Pakistan’s Eastern Command also faced a dilemma due to paucity of resources. It correctly identified that Dhaka had to be defended. It was desirable that it was held in strength. Yet the vast territory ahead of Dhaka could not be given up. The defensive strategy adopted by Pakistan Army was a compromise. Cantonments and major towns were to be developed as fortresses guarding the approaches to Dhaka. These fortresses were to push forward light forces right up to the international boundary (IB) to deny loss of territory. Depending upon the progress of the Indian offensive and the tactical situation, the formations were to conduct an orderly fighting withdrawal to wage a final battle around Dhaka.

    The “default strategy” that was adopted by the maverick commanders and the staff officers was perfect to a fault and ended up being adopted by the Army Headquarters midway through the war. The political aim was to dismember Pakistan and create the new nation state of Bangladesh. The victory had to be absolute, leaving the international community with no option but to recognise the new state. The operational strategy was to launch a land, air and sea campaign on multiple thrust lines from the west with 2 Corps, northwest with 33 Corps, north with 101 Communication Zone, east with 4 Corps and south with the Indian Navy. The aim was to threaten/capture the geostrategic and geopolitical centre of gravity – Dhaka – to bring about the psychological collapse of Pakistan’s Eastern Command, and in so doing establish tactical control over the entire territory of East Pakistan. The preliminary operations, conducted all along the IB in November, “sucked” the enemy forces forward from Dhaka and...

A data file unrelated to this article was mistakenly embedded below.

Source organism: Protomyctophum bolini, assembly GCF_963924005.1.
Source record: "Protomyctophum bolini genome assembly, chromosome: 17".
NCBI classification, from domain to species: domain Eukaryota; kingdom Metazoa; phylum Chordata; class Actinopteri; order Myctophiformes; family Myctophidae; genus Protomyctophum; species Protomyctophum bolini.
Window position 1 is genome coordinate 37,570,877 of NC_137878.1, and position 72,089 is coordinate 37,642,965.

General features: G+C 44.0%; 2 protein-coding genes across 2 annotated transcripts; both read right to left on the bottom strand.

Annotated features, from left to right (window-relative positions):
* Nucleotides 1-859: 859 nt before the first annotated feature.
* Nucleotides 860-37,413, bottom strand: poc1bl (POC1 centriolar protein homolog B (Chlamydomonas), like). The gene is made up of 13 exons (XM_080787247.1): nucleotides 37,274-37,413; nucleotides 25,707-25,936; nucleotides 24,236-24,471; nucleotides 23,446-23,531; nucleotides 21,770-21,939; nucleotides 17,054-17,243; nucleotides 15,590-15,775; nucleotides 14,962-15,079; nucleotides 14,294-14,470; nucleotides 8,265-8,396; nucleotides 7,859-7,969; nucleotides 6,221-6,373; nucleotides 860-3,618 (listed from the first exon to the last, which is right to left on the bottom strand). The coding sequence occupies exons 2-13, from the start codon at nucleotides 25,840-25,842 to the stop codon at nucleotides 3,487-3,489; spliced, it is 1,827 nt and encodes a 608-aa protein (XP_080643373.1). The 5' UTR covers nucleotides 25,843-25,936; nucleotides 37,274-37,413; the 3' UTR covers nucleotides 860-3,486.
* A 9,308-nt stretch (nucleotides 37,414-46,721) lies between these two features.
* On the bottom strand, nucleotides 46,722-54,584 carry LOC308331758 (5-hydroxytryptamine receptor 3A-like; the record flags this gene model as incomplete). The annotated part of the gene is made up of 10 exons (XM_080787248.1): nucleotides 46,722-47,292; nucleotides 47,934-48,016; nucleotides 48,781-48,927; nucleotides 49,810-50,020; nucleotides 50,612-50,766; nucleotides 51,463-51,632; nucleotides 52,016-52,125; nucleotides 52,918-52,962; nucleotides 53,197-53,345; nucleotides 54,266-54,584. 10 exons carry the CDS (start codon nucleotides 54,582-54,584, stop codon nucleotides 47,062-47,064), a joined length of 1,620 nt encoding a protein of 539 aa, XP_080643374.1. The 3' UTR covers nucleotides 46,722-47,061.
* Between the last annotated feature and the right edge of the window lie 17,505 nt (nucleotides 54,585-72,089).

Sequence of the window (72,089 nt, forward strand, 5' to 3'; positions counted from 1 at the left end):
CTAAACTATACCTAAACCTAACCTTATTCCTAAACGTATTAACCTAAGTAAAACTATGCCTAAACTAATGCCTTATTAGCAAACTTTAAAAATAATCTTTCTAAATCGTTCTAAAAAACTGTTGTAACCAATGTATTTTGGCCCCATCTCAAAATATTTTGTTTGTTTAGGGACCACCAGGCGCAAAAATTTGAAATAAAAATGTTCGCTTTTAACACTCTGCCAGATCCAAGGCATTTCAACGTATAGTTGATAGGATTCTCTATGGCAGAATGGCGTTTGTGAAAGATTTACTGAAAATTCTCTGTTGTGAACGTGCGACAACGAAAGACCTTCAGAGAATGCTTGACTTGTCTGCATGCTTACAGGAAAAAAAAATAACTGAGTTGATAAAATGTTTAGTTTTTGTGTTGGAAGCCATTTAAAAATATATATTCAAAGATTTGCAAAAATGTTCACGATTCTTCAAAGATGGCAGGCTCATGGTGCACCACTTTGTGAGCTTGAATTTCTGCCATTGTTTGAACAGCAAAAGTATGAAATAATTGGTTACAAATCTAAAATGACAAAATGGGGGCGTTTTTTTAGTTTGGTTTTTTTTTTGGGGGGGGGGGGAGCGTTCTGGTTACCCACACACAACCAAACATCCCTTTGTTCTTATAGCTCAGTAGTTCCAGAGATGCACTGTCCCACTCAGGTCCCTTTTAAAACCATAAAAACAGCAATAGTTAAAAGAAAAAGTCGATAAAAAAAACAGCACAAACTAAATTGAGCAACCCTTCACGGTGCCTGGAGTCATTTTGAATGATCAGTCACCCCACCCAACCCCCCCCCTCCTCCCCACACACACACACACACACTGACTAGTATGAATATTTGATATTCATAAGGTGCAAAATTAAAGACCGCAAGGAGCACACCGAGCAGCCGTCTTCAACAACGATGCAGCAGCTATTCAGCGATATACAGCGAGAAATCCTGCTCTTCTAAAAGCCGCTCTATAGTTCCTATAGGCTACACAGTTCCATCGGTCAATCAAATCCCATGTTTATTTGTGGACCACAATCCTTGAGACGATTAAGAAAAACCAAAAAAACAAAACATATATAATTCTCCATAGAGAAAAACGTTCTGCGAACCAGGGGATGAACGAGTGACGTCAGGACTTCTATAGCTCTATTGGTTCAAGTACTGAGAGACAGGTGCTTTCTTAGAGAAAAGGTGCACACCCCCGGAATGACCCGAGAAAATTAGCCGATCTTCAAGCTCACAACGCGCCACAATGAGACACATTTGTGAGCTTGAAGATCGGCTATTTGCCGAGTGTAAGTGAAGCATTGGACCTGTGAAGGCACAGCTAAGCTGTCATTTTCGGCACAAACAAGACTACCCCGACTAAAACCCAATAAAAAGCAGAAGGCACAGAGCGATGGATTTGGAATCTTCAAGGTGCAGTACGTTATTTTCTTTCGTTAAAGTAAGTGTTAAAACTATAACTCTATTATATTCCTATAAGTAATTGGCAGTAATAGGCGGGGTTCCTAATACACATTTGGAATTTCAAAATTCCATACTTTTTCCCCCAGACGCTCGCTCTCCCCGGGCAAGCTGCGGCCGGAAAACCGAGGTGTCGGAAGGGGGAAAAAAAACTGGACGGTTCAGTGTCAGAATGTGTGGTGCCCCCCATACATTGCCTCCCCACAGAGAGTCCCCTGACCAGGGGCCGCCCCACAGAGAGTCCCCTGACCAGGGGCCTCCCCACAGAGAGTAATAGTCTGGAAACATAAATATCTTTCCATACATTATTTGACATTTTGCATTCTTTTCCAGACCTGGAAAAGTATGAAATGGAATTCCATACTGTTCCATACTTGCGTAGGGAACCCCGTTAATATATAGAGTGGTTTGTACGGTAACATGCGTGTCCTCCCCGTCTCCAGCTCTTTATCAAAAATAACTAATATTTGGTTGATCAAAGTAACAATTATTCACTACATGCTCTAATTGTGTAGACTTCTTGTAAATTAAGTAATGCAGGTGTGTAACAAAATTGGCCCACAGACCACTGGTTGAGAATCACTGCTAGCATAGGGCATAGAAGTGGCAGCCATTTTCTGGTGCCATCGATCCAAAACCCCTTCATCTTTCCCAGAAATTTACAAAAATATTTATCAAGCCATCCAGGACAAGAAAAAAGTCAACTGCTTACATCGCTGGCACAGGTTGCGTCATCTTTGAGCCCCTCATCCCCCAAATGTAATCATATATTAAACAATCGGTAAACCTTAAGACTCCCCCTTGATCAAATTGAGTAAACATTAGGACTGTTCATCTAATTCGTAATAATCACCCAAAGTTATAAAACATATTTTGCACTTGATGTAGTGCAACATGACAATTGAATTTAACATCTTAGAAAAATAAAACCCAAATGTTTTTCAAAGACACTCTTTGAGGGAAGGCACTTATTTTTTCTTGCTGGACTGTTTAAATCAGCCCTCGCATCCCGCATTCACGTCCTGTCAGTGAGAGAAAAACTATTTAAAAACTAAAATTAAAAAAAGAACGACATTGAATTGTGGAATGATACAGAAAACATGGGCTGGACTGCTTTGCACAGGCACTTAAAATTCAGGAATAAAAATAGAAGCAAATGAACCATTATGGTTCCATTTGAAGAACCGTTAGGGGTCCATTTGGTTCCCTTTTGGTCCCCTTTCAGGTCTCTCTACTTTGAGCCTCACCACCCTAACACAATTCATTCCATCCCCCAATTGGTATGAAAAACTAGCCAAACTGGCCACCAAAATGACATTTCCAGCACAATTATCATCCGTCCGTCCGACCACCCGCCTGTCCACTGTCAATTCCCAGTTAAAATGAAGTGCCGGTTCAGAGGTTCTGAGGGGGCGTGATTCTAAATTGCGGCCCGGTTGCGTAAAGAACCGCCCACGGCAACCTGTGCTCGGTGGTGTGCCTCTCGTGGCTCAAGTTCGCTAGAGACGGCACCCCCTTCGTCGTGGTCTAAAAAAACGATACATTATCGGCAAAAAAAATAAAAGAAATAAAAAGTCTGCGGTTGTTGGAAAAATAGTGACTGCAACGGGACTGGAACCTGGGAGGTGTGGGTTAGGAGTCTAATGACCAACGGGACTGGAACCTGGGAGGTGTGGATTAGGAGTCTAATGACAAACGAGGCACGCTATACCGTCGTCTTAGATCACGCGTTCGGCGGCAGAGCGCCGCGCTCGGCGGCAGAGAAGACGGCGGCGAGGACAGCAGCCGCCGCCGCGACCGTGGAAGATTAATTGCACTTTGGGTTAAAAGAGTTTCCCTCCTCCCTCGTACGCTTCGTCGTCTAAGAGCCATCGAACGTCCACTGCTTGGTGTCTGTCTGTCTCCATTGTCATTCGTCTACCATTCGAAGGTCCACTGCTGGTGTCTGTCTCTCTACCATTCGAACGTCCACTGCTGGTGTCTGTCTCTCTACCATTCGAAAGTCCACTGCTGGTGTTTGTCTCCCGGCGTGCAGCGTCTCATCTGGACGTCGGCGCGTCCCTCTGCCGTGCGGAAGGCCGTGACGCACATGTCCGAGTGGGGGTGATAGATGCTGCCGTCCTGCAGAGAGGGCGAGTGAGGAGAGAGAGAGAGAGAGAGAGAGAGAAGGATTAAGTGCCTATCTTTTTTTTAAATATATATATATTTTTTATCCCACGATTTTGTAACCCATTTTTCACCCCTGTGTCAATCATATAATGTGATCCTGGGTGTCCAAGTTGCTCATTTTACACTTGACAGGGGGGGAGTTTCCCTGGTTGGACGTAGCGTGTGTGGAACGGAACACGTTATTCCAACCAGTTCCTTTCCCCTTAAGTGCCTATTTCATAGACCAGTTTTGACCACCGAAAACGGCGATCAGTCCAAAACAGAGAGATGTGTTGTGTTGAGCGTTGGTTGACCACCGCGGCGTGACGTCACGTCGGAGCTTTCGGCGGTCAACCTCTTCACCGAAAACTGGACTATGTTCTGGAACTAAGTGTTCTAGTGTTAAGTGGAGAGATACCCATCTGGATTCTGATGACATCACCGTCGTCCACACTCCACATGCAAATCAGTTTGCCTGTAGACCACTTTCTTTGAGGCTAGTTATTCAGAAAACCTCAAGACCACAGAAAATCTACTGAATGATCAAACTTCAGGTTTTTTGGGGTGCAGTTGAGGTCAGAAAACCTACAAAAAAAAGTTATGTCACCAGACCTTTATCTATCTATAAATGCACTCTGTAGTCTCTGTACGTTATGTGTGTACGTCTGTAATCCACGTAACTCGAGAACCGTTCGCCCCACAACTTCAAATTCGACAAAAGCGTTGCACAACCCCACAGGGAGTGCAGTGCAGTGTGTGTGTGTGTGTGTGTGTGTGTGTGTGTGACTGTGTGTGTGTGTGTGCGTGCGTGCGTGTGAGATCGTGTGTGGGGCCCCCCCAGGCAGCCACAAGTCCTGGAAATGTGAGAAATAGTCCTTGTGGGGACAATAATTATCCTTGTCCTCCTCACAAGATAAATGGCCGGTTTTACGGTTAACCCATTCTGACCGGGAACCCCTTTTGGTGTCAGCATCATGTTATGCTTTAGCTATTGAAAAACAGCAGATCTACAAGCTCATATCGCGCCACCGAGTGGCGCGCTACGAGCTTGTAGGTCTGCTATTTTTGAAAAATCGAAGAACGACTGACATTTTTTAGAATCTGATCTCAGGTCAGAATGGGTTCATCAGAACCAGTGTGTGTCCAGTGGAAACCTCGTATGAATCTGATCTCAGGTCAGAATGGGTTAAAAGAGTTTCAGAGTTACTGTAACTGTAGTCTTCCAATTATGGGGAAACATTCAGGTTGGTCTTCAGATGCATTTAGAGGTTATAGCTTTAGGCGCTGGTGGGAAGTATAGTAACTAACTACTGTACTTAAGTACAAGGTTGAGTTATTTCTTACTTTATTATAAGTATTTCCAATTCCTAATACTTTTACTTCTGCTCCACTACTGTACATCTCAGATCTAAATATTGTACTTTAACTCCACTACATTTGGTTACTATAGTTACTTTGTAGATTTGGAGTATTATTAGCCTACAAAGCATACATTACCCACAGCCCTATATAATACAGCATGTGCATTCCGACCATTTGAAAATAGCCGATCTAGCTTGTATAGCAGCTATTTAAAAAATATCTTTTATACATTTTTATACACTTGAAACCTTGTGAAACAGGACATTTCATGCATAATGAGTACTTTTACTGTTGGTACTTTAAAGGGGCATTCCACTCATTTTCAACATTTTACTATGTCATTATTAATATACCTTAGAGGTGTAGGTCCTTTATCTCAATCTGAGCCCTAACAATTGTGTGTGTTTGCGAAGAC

6. Did Pakistan lose more than just a war in 1971? - Global ... › did-pakistan-lose